These data are part of a suite of spatial data products generated using the LIDAR technology. First and Last returns are generated. From these data, Bare-Earth Mass Points that represent the earths surface are produced. A gridded Digital Elevation Model (DEM) is produced from the Bare Earth Mass Points. Imagery is also created that represents the intensity of the LIDAR return; it is a 1-meter resolution product that resembles a panchromatic Digital Orthophoto Quad (DOQ). The Anne Arundel/Howard Counties and Charles / St. Mary’s Counties, Maryland QA Reports may be viewed at:
Road Inventory Efforts
In order to comply with Government Accounting Standards Board (GASB) and National Pollution Discharge Elimination System (NPDES) requirements, and to assist Public Works staff in inventorying and maintaining its facilities, GIS mapping has been developed for the following features: Traffic Signs, Guardrail, Curb and Gutter, Sidewalk, Pavement Condition, and Storm Drain and Stormwater Management structures. Through a private vendor, an imaging software system called Road View was developed, and each public road driven and photographed. The software tracks the location of the camera on the roadway, and four images are displayed (front, back, left and right road edges) at regular intervals along the roadway. A GIS map displays the location of the camera on the road network. Each asset is located with a symbol on the GIS map, with a clickable link to the database which describes the asset. Staff will be updating these databases as an ongoing effort. Although not available for public viewing at this time, this roadway inventory will directly benefit the general public through more efficient tracking and maintenance of its road network.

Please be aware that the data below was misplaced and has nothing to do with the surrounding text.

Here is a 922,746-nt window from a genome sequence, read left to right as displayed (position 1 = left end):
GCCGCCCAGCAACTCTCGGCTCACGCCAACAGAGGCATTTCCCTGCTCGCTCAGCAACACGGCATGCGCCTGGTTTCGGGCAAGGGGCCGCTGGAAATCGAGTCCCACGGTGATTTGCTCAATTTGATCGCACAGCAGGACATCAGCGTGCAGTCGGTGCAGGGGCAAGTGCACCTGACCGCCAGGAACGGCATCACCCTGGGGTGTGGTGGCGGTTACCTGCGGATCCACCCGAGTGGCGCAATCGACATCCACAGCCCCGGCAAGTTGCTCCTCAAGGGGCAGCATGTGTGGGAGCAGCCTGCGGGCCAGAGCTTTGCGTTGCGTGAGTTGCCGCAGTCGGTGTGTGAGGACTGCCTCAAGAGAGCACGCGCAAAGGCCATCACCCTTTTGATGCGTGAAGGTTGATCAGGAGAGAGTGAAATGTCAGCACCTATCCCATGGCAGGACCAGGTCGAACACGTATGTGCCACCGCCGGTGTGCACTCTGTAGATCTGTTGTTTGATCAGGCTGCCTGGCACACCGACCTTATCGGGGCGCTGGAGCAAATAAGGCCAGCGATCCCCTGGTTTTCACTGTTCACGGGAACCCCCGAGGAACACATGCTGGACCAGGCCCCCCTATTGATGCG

Screen Shot of GIS Road View Software Showing Typical County Road
Contact the Department of Public Works & Transportation at (301) 863-8400 for information on ordering photographic reproductions, enlargements, or topographic/planimetric products. Please refer to our County Mapping Products for additional information a copy of our
County Mapping Products Order Form.
Additional GIS data products.
The first GPS satellite was launched in 1978.
The current system is composed of second generation GPS satellites, called Block II.
The first Bloch II satellite was launched in 1989.
The Defense Department declared GPS fully operational in 1995.
When the system was first introduced, miscalculations were programmed into GPS transmissions to limit the accuracy of non-military GPS receivers. This operation was cancelled in May 2000.
There are 24 GPS satellites in orbit at this moment.
The 24 satellites cost an estimated $12 billion to build and launch.
Each satellite weighs about 1,735 lb. (787 kg).
The satellites are in orbit about 11,000 mi. (17,703 km) above the Earth.
A satellite takes 12 hours to orbit the Earth once.
The Russians have a system identical to the U.S. system called GLONASS. It is not yet fully operational.
How GPS Works
Global Positioning System (GPS) consists of 24 earth-orbiting satellites. These satellites allow any person who owns a GPS receiver to determine his or her precise longitude, latitude and altitude anywhere on the planet. For as little as $100, you can know exactly where you are and where you have been. For anyone who has ever been lost -- while hiking in the woods, boating in the ocean, driving in an unfamiliar city or flying a small airplane at night -- a GPS receiver is a miracle. When you use GPS receiver, you're never lost!